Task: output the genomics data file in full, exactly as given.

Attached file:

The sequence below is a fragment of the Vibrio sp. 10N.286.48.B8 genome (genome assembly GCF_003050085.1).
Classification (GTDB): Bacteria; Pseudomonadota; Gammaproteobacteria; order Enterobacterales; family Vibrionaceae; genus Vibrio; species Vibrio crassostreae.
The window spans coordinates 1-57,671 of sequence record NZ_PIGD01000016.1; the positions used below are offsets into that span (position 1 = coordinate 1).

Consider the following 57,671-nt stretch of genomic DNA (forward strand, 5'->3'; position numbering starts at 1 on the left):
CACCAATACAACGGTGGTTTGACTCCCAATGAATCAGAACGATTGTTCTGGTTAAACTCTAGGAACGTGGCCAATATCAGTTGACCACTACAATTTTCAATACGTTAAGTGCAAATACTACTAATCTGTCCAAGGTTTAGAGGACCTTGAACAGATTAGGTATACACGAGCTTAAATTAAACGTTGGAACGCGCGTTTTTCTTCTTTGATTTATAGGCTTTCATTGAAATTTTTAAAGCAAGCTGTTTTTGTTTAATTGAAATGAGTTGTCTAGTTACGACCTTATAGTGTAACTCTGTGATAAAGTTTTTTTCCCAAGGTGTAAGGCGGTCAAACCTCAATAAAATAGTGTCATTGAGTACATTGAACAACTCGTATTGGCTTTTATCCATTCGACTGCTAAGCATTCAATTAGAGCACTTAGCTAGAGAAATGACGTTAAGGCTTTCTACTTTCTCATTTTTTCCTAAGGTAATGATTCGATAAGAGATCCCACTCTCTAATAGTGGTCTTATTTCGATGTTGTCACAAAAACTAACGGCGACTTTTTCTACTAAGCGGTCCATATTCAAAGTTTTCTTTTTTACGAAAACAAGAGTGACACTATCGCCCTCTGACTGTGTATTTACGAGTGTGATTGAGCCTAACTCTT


The sequence below is a fragment of the Vibrio sp. 10N.286.48.B8 genome (genome assembly GCF_003050085.1).
Classification (GTDB): Bacteria; Pseudomonadota; Gammaproteobacteria; order Enterobacterales; family Vibrionaceae; genus Vibrio; species Vibrio crassostreae.
The window spans coordinates 1-57,671 of sequence record NZ_PIGD01000016.1; the positions used below are offsets into that span (position 1 = coordinate 1).

Consider the following 57,671-nt stretch of genomic DNA (forward strand, 5'->3'; position numbering starts at 1 on the left):
CACCAATACAACGGTGGTTTGACTCCCAATGAATCAGAACGATTGTTCTGGTTAAACTCTAGGAACGTGGCCAATATCAGTTGACCACTACAATTTTCAATACGTTAAGTGCAAATACTACTAATCTGTCCAAGGTTTAGAGGACCTTGAACAGATTAGGTATACACGAGCTTAAATTAAACGTTGGAACGCGCGTTTTTCTTCTTTGATTTATAGGCTTTCATTGAAATTTTTAAAGCAAGCTGTTTTTGTTTAATTGAAATGAGTTGTCTAGTTACGACCTTATAGTGTAACTCTGTGATAAAGTTTTTTTCCCAAGGTGTAAGGCGGTCAAACCTCAATAAAATAGTGTCATTGAGTACATTGAACAACTCGTATTGGCTTTTATCCATTCGACTGCTAAGCATTCAATTAGAGCACTTAGCTAGAGAAATGACGTTAAGGCTTTCTACTTTCTCATTTTTTCCTAAGGTAATGATTCGATAAGAGATCCCACTCTCTAATAGTGGTCTTATTTCGATGTTGTCACAAAAACTAACGGCGACTTTTTCTACTAAGCGGTCCATATTCAAAGTTTTCTTTTTTACGAAAACAAGAGTGACACTATCGCCCTCTGACTGTGTATTTACGAGTGTGATTGAGCCTAACTCTT